And that's probably the biggest mistake that I see most often. And it happens twice or more than twice, but at least twice. That's important. One is getting your business off the ground at all. If you insist on being the primary provider of the solution, whatever the solution is, then you can't grow because you're the limit. So that's number one. But number two is probably where most of my clients are when I first encounter them, and that is that their business is stalled out, they're flatlined and they've tried a dozens and dozens of things, but nothing seems to move the needle.

And even though they've got now at this point in time, typically, they're doing maybe 2, 3, 4, 5, 10 million in revenue. But they're still, even though they've got individuals around, maybe even very talented in individuals, if they're the roadblock because of their attitude about being the best, being in charge and things like that. So that's the first real major mistake I see.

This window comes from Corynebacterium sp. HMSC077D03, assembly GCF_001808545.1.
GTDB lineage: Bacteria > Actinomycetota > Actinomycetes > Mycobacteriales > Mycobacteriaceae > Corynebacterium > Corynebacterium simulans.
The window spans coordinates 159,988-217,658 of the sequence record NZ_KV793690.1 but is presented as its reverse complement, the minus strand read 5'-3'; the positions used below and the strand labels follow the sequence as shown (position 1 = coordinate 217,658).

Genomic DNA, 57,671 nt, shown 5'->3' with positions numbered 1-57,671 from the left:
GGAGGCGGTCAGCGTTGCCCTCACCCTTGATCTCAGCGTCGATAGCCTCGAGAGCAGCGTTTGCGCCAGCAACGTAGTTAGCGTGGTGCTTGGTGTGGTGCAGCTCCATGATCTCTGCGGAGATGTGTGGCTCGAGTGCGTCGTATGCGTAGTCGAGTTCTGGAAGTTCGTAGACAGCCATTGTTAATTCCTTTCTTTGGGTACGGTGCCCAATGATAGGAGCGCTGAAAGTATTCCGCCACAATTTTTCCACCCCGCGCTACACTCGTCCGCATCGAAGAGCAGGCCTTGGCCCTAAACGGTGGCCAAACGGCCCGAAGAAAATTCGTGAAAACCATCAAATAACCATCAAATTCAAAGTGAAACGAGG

Atiba de Souza: We could do a whole show on just that one. So I can't wait to hear the other two. There's so much that you said in there that's so very true. I'm sure you've probably read the book, "The E-Myth Revisited by Michael Gerber." And he talks about that in that book too, just that so many people get into business to become — because they're a practitioner, right? They're the doer and they did better than everybody else. And so they feel like they still have to keep doing. Yeah, you wanna wear the "S" on your chest. I tell people all the time, that's where I wear it on my head. I don't see this, this is for other people to see so that they realize they're the superhero, not about me, right? Man, that's whew. Okay. So lie number one, the superhero complex. All right, I'm ready for lie number two. That was good.